Blair Lauds British Troops During Iraq Visit
By Donna Miles
Prime Minister Tony Blair visits coalition forces Jan. 4
at Zubayr, Iraq, where British Army Royal Military Police
and 24 civilian police officers from across Britain are
training Iraqi police.
by Paul A’Barrow, British Royal Navy
Minister Tony Blair praised the work the British armed forces
are carrying out in Iraq during a Jan. 4 visit to the region,
thanking them for their role in "a noble and a good cause."
into Iraq by military aircraft from the Egyptian Red Sea resort
of Sharm el-Sheik, where he was vacationing with his family, according
to British embassy officials in Washington.
six-hour visit, the prime minister watched Iraqi police officers
conduct self-defense training at a new police academy in the town
of Zubayr. He also met with military police from Britain, Denmark,
the Czech Republic and Italy. In Basra, he met with Judge Wael
Abdullatif, the governor, at one of Saddam Hussein’s former palaces,
now a base for Britain’s 20th Armored Brigade.
Later in the
trip, officials said, Blair met with Ambassador L. Paul Bremer
III , coalition administrator, and his deputy, Sir Jeremy Greenstock,
Britain’s top diplomat in Iraq.
But a highlight
of the trip was Blair’s visit with members of the British military.
"a huge thank you," calling the troops "new pioneers
of soldiering in the 21st century" because of the new type
of threat they are confronting.
threat that our country faces from other countries around the
world is not the one that certainly my generation grew up with,"
Blair said, referring to "the prospect of a big world war
where countries are fighting each other."
said, the coalition in Iraq is working to overcome the chaos that
comes from terrorism and the threats posed by brutal and repressive
states developing weapons of mass destruction.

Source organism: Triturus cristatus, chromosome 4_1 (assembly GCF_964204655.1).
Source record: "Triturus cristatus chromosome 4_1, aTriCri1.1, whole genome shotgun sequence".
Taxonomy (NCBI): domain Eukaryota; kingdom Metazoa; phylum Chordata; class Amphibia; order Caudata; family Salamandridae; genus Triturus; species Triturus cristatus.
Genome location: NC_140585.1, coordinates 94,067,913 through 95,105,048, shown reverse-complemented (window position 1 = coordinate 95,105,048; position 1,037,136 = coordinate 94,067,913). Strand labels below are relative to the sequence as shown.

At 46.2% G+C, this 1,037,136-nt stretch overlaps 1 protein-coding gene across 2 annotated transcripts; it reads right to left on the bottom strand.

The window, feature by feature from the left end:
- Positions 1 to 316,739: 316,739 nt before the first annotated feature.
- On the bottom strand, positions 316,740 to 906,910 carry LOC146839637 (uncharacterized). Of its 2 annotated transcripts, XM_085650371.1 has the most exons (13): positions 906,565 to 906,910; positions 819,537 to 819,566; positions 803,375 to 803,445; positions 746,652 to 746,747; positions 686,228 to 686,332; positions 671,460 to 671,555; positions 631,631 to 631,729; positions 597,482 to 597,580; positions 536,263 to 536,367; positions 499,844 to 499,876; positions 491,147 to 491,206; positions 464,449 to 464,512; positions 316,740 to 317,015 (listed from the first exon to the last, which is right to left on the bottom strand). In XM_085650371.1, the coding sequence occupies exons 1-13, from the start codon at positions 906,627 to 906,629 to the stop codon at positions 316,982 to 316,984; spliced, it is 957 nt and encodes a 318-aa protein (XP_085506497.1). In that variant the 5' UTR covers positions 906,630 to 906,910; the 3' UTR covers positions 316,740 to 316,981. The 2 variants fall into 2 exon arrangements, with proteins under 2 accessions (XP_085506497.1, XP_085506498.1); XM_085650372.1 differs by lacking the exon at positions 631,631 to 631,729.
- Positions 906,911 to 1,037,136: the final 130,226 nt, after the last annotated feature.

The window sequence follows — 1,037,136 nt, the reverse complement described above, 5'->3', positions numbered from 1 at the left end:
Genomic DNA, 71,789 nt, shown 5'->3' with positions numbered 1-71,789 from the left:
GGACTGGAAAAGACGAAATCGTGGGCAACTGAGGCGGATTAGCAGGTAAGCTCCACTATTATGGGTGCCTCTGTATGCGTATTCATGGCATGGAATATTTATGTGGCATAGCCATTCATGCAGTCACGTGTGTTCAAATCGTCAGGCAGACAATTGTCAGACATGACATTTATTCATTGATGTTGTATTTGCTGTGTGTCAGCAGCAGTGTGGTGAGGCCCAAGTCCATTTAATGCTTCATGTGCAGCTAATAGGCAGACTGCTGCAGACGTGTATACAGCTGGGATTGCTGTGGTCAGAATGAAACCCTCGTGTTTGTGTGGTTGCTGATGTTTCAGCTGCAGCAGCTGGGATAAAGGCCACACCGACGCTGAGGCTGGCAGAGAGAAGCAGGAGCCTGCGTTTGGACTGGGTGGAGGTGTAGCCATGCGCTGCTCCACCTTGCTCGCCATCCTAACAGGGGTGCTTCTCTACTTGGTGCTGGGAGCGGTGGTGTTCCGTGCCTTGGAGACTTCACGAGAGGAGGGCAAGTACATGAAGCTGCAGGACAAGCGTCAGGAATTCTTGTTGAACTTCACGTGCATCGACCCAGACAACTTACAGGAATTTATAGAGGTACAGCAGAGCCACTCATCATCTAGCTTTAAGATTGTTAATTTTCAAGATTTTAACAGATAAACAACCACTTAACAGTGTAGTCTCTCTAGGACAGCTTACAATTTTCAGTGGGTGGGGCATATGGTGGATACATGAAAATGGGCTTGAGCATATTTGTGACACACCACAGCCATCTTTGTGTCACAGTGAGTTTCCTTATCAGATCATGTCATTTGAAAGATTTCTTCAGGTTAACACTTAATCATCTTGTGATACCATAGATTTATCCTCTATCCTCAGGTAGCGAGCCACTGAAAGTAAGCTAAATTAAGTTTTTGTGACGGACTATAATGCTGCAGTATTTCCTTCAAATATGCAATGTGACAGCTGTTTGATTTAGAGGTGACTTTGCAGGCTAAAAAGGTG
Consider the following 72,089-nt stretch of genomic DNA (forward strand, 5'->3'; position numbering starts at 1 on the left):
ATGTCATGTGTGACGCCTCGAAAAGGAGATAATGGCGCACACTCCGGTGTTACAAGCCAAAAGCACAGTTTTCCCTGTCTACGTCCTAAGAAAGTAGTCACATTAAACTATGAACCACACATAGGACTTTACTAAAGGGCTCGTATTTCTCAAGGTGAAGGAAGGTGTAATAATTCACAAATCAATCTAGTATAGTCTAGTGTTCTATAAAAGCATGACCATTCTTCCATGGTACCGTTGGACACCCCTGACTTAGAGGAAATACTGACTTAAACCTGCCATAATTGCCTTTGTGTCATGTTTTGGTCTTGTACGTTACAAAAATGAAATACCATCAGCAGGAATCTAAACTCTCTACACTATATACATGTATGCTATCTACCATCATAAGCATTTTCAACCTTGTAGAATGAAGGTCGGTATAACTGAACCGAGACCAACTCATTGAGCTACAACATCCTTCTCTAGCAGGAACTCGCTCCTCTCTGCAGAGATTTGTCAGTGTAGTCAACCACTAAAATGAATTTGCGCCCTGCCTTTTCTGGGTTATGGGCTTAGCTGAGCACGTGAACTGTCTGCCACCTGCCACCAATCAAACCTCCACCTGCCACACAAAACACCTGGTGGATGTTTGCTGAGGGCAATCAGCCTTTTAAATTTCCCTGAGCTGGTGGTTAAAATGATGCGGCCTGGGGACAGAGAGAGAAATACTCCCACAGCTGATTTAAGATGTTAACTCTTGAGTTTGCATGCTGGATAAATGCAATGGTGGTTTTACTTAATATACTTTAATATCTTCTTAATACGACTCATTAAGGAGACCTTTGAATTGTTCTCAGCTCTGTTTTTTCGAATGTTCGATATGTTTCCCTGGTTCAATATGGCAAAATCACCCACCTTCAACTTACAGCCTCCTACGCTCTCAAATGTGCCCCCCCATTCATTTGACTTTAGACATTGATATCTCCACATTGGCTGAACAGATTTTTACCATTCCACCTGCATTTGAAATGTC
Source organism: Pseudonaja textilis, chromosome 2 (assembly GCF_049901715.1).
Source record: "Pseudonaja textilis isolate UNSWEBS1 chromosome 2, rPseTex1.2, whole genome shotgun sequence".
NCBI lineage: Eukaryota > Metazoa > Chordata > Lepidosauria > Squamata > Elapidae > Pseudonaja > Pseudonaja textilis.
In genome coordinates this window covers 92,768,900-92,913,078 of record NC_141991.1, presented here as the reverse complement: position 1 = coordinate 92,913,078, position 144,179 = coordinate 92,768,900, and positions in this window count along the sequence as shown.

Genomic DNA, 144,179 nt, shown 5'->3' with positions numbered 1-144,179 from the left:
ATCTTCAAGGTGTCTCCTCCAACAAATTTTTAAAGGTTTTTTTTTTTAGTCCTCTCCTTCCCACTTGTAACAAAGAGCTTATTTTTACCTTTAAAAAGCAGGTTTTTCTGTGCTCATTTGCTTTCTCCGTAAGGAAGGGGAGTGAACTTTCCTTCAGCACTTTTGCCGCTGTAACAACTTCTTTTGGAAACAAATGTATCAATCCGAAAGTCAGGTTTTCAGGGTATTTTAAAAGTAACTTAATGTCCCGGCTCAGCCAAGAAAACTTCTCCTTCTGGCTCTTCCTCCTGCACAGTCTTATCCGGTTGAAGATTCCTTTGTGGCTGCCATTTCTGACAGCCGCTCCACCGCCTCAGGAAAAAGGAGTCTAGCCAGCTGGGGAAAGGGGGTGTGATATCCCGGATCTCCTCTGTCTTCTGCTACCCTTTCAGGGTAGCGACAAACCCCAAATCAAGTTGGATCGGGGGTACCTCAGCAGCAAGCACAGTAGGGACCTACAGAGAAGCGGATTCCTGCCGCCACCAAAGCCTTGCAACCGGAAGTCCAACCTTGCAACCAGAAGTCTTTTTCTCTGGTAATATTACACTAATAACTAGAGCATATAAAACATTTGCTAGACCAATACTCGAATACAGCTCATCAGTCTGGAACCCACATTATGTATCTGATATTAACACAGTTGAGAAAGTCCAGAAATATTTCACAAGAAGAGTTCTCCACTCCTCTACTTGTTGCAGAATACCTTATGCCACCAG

the importance of the mission in Iraq in confronting both these
Iraq’s former regime had a "proven record of the use of weapons
of mass destruction — not just their development," and that
the regime was "so abhorrent that … literally hundreds
of thousands of its citizens died in prison camps, in the ways
of torture and repression."
minister told the troops that if the coalition "had backed
away from that, we would never have been able to confront this
threat in the other countries where it exists."
Just as important
as winning the conflict in Iraq, which he said the coalition did
"brilliantly," is what Blair called "the other
part of 21st-century soldiering" — winning the peace.
soldiering has got not just to be about fighting and being able
to engage in combat, and to win that combat and win it well,"
he said, "but it is also to win the peace, … to win
the hearts and minds of people."
the challenge for the coalition is "to show by the way that
we try and help this country (get) on its feet as a stable and
prosperous democracy … that there is a better way forward
way, he said, is to show that "countries like this whose
people have never enjoyed the freedoms we have taken for granted,
actually can exist side by side with each other, with democracy,
with the rule of law, with basic canons of respect for other people
and respect for themselves."
He told that
troops that "Iraq today is taking shape under your help and
with your guidance in a way that would have been unthinkable a
year ago. What the Iraqi people want is prosperity, they want
security, they want to bring up their families in some peace and
decent way of living, and that is what we are trying to …
help them (achieve)," he said.
told the troops, these people "have some hope and some prospect
of a future, thanks to you."
It’s a cause,
he acknowledged, that he believes in deeply.
know how passionately I believed in this cause and in the wisdom
of the conflict as the only way to establish long-term peace and
stability," Blair said.
the British troops for their important role in the coalition.
that this a multinational effort, and I know that you have been
working hard with the Americans … our principal allies,
but also with the scores of other countries that are here now
helping us in Iraq," he said. "But I wanted to say a
special word of thanks to you."
history will reflect positively on the important work the coalition
is undertaking in Iraq.
like you to know that part of the pride that people feel in you
is the knowledge that in years to come, people here in this country,
and I believe around the world, will look back on what you have
done and give thanks and recognize that they owe you a tremendous
debt of gratitude," he said.